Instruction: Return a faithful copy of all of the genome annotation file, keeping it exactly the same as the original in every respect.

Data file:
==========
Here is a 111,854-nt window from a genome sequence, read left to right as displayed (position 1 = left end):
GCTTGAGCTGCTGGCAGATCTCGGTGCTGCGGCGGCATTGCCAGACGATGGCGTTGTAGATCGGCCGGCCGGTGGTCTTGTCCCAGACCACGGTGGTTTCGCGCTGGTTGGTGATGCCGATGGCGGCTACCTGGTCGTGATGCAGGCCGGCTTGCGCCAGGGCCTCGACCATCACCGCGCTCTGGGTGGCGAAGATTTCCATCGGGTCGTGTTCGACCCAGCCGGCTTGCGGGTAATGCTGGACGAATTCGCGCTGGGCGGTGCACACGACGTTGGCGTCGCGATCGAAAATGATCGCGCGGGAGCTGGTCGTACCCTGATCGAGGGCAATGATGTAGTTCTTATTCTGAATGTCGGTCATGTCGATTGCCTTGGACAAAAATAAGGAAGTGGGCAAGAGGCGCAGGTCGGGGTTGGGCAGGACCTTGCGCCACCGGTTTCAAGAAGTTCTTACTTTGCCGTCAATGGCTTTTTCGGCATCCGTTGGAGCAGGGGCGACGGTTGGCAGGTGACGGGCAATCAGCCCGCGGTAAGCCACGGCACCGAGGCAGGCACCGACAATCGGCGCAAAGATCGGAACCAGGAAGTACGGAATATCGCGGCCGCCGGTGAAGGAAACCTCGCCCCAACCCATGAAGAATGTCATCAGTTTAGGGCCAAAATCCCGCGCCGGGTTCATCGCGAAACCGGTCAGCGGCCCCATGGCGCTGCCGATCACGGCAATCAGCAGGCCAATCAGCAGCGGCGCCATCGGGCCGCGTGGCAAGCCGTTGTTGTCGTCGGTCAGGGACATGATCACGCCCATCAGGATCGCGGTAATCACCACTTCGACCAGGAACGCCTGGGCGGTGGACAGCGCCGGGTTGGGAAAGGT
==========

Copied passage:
Here is a 111,854-nt window from a genome sequence, read left to right as displayed (position 1 = left end):
GCTTGAGCTGCTGGCAGATCTCGGTGCTGCGGCGGCATTGCCAGACGATGGCGTTGTAGATCGGCCGGCCGGTGGTCTTGTCCCAGACCACGGTGGTTTCGCGCTGGTTGGTGATGCCGATGGCGGCTACCTGGTCGTGATGCAGGCCGGCTTGCGCCAGGGCCTCGACCATCACCGCGCTCTGGGTGGCGAAGATTTCCATCGGGTCGTGTTCGACCCAGCCGGCTTGCGGGTAATGCTGGACGAATTCGCGCTGGGCGGTGCACACGACGTTGGCGTCGCGATCGAAAATGATCGCGCGGGAGCTGGTCGTACCCTGATCGAGGGCAATGATGTAGTTCTTATTCTGAATGTCGGTCATGTCGATTGCCTTGGACAAAAATAAGGAAGTGGGCAAGAGGCGCAGGTCGGGGTTGGGCAGGACCTTGCGCCACCGGTTTCAAGAAGTTCTTACTTTGCCGTCAATGGCTTTTTCGGCATCCGTTGGAGCAGGGGCGACGGTTGGCAGGTGACGGGCAATCAGCCCGCGGTAAGCCACGGCACCGAGGCAGGCACCGACAATCGGCGCAAAGATCGGAACCAGGAAGTACGGAATATCGCGGCCGCCGGTGAAGGAAACCTCGCCCCAACCCATGAAGAATGTCATCAGTTTAGGGCCAAAATCCCGCGCCGGGTTCATCGCGAAACCGGTCAGCGGCCCCATGGCGCTGCCGATCACGGCAATCAGCAGGCCAATCAGCAGCGGCGCCATCGGGCCGCGTGGCAAGCCGTTGTTGTCGTCGGTCAGGGACATGATCACGCCCATCAGGATCGCGGTAATCACCACTTCGACCAGGAACGCCTGGGCGGTGGACAGCGCCGGGTTGGGAAAGGT